This is the strange yet perfect inspiration behind arguably SEMA 2018’s most talked about “build” Forgiato’s burnt Maybach.
Earlier last week I blogged about one of the most interesting SEMA “builds” I’ve come across in the handful of years I’ve been following the aftermarket specialist trade show, the burnt Maybach from Forgiato. According to the mastermind behind this Maybach, Gary Tegeleci @GaryForgiato earlier yesterday off of his Instagram (Nov.5, 20188), on what’s being hailed as an “incredible display of marketing” the inspiration behind this display is from an art piece displayed at Art Basel Miami three years ago featuring a lowly 1992 Dodge Spirit. This isn’t just any ordinary Dodge Spirit, this one was crushed to bits thanks to a nine-ton boulder being purposely dropped on it. Here’s that art installation below and @GaryForgiato’s story on Instagram.
Entitled “Still Life with Spirit and Xitle, this nine (…no ten, counting the Dodge) ton art installation shows a bog-standard 1992 Dodge Spirit being crushed by a nine-ton red-basalt boulder from the Volcano in Mexico City where it gets its namesake, Xitle in Mexico City. On the boulder is a cheeky looking spraypainted graffiti in what’s described as a smug look. The artwork is exactly what it looks like, the destructive force of nature meets machine. You can read into it as much as you like as this particular art piece is meant to spark conversation and debate in a not-so-subtle art medium.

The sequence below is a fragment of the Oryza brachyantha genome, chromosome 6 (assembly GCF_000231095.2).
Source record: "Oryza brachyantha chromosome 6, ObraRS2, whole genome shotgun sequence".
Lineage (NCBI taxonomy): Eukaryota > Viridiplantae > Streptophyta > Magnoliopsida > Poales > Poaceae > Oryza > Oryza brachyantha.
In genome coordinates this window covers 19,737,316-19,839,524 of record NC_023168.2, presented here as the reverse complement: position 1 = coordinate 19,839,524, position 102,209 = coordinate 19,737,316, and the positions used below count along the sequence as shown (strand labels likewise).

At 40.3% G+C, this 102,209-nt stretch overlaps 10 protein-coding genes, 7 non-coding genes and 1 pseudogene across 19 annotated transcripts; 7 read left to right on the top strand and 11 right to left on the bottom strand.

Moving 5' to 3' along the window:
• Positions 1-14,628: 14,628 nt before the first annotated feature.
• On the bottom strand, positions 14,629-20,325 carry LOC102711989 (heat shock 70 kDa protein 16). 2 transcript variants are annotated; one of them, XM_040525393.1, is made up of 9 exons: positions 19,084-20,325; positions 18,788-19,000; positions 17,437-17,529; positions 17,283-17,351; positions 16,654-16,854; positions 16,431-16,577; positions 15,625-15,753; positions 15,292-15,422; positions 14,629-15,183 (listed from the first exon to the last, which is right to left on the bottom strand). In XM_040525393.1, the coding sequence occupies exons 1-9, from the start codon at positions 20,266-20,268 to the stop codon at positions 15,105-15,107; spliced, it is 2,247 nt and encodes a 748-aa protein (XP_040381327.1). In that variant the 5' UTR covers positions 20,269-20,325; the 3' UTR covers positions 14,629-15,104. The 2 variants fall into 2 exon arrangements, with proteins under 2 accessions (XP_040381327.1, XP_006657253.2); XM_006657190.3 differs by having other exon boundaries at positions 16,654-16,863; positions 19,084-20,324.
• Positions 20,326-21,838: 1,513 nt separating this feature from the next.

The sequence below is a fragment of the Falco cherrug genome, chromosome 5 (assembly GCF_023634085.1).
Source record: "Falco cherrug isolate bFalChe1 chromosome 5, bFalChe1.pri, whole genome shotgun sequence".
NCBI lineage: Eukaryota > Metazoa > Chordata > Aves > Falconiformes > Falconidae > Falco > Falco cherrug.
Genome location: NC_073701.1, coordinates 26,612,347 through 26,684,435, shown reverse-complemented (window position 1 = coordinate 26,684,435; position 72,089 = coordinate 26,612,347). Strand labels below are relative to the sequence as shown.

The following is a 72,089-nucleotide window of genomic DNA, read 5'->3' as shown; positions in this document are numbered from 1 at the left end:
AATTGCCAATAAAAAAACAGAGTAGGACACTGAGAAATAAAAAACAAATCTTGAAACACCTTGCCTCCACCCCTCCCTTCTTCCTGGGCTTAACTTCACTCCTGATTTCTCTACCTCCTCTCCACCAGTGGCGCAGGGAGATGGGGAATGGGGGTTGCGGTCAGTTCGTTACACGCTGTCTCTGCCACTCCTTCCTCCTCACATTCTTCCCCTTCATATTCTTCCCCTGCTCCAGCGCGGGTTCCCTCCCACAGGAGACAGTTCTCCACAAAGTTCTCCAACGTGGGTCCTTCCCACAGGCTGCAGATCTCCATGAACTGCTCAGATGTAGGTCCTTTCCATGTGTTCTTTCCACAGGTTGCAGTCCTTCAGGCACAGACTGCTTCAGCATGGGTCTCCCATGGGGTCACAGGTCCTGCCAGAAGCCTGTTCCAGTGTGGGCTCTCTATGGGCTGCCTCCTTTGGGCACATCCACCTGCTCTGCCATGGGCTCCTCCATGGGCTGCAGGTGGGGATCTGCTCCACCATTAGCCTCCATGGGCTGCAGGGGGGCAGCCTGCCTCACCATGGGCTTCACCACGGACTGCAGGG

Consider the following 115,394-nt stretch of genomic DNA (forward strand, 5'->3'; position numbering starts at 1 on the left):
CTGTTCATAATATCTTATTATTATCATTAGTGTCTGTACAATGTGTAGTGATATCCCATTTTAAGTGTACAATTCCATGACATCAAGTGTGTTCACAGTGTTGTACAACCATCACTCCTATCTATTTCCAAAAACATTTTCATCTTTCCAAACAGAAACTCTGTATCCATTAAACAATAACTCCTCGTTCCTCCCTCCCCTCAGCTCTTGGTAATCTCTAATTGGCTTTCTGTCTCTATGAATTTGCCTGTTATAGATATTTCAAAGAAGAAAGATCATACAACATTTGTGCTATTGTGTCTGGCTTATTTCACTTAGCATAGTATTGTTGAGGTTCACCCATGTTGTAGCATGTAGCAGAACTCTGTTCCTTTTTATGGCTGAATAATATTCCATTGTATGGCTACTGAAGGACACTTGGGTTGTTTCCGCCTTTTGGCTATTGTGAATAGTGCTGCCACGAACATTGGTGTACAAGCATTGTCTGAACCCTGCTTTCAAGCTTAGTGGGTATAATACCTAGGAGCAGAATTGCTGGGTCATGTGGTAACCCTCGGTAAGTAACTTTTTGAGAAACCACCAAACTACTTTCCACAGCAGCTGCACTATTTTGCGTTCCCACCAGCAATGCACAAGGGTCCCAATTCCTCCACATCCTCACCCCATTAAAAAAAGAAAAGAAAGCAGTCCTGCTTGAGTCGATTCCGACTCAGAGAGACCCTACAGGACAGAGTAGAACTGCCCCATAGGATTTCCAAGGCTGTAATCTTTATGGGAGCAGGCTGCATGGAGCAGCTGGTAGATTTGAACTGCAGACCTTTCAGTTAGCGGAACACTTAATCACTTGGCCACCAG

— Smithsonian (@smithsonian) April 17, 2017
As you can imagine, this art piece generated a lot of buzz when it was made in 2007 and subsequently when it was curated and displayed at Art Basel Miami eight years later.
Since Forgiato’s burned Maybach hit SEMA, I can count at least half a dozen articles written about it (including yours truly) one Reddit thread (again, started by yours truly), dozens of photos tagged on Instagram and one set of photos on Facebook that REALLY took off with 2000 plus shares (which is were I found out about this build.)
My earlier blog post lambasted this “build” for being nothing more than an “attention *hore” of sorts and I still stand behind those words. But in light of this recent art inspiration as its source, I have to give props where props are due, the burnt Maybach did its job, showcasing the company behind the art, gleaning inspiration from another seemingly successful art piece.